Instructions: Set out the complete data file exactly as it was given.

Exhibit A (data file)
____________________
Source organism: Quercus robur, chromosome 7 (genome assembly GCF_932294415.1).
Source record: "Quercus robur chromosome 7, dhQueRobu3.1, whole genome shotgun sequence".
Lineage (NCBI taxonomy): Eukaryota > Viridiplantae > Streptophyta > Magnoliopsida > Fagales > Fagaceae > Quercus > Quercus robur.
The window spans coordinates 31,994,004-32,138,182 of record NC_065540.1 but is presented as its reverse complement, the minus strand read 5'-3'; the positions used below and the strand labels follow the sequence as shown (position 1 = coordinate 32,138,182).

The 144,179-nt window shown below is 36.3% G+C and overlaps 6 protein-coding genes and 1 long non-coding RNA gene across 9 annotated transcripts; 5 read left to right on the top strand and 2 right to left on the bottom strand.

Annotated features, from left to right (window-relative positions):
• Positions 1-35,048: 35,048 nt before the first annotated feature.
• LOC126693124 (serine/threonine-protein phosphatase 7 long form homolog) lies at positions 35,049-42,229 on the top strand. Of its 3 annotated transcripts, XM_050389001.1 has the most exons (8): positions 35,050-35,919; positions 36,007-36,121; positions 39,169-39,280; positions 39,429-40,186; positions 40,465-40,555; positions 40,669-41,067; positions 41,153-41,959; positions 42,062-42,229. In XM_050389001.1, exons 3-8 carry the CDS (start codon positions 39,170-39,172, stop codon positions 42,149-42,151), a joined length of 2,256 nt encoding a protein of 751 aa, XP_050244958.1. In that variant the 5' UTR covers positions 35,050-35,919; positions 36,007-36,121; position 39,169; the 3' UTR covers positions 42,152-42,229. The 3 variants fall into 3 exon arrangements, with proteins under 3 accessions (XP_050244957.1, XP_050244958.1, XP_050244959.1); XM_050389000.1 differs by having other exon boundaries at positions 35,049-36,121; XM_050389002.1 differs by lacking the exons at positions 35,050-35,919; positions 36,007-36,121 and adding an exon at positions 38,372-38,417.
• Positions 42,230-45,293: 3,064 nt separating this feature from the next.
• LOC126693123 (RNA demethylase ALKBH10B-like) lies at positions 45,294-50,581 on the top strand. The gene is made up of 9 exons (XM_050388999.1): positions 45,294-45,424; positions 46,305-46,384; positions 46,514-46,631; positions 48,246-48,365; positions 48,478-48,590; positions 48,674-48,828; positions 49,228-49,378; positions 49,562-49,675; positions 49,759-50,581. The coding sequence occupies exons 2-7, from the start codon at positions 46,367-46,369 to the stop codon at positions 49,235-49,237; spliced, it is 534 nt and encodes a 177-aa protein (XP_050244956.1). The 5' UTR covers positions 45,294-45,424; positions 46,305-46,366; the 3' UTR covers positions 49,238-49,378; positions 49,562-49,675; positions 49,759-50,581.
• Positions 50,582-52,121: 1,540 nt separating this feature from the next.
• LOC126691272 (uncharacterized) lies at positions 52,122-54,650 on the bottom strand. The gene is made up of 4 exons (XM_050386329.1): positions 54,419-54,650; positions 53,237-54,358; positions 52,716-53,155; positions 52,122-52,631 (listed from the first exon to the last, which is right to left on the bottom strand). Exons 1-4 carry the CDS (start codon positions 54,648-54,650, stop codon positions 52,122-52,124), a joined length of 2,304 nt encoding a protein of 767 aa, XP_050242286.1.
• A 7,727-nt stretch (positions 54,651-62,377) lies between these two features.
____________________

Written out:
Source organism: Quercus robur, chromosome 7 (genome assembly GCF_932294415.1).
Source record: "Quercus robur chromosome 7, dhQueRobu3.1, whole genome shotgun sequence".
Lineage (NCBI taxonomy): Eukaryota > Viridiplantae > Streptophyta > Magnoliopsida > Fagales > Fagaceae > Quercus > Quercus robur.
The window spans coordinates 31,994,004-32,138,182 of record NC_065540.1 but is presented as its reverse complement, the minus strand read 5'-3'; the positions used below and the strand labels follow the sequence as shown (position 1 = coordinate 32,138,182).

The 144,179-nt window shown below is 36.3% G+C and overlaps 6 protein-coding genes and 1 long non-coding RNA gene across 9 annotated transcripts; 5 read left to right on the top strand and 2 right to left on the bottom strand.

Annotated features, from left to right (window-relative positions):
• Positions 1-35,048: 35,048 nt before the first annotated feature.
• LOC126693124 (serine/threonine-protein phosphatase 7 long form homolog) lies at positions 35,049-42,229 on the top strand. Of its 3 annotated transcripts, XM_050389001.1 has the most exons (8): positions 35,050-35,919; positions 36,007-36,121; positions 39,169-39,280; positions 39,429-40,186; positions 40,465-40,555; positions 40,669-41,067; positions 41,153-41,959; positions 42,062-42,229. In XM_050389001.1, exons 3-8 carry the CDS (start codon positions 39,170-39,172, stop codon positions 42,149-42,151), a joined length of 2,256 nt encoding a protein of 751 aa, XP_050244958.1. In that variant the 5' UTR covers positions 35,050-35,919; positions 36,007-36,121; position 39,169; the 3' UTR covers positions 42,152-42,229. The 3 variants fall into 3 exon arrangements, with proteins under 3 accessions (XP_050244957.1, XP_050244958.1, XP_050244959.1); XM_050389000.1 differs by having other exon boundaries at positions 35,049-36,121; XM_050389002.1 differs by lacking the exons at positions 35,050-35,919; positions 36,007-36,121 and adding an exon at positions 38,372-38,417.
• Positions 42,230-45,293: 3,064 nt separating this feature from the next.
• LOC126693123 (RNA demethylase ALKBH10B-like) lies at positions 45,294-50,581 on the top strand. The gene is made up of 9 exons (XM_050388999.1): positions 45,294-45,424; positions 46,305-46,384; positions 46,514-46,631; positions 48,246-48,365; positions 48,478-48,590; positions 48,674-48,828; positions 49,228-49,378; positions 49,562-49,675; positions 49,759-50,581. The coding sequence occupies exons 2-7, from the start codon at positions 46,367-46,369 to the stop codon at positions 49,235-49,237; spliced, it is 534 nt and encodes a 177-aa protein (XP_050244956.1). The 5' UTR covers positions 45,294-45,424; positions 46,305-46,366; the 3' UTR covers positions 49,238-49,378; positions 49,562-49,675; positions 49,759-50,581.
• Positions 50,582-52,121: 1,540 nt separating this feature from the next.
• LOC126691272 (uncharacterized) lies at positions 52,122-54,650 on the bottom strand. The gene is made up of 4 exons (XM_050386329.1): positions 54,419-54,650; positions 53,237-54,358; positions 52,716-53,155; positions 52,122-52,631 (listed from the first exon to the last, which is right to left on the bottom strand). Exons 1-4 carry the CDS (start codon positions 54,648-54,650, stop codon positions 52,122-52,124), a joined length of 2,304 nt encoding a protein of 767 aa, XP_050242286.1.
• A 7,727-nt stretch (positions 54,651-62,377) lies between these two features.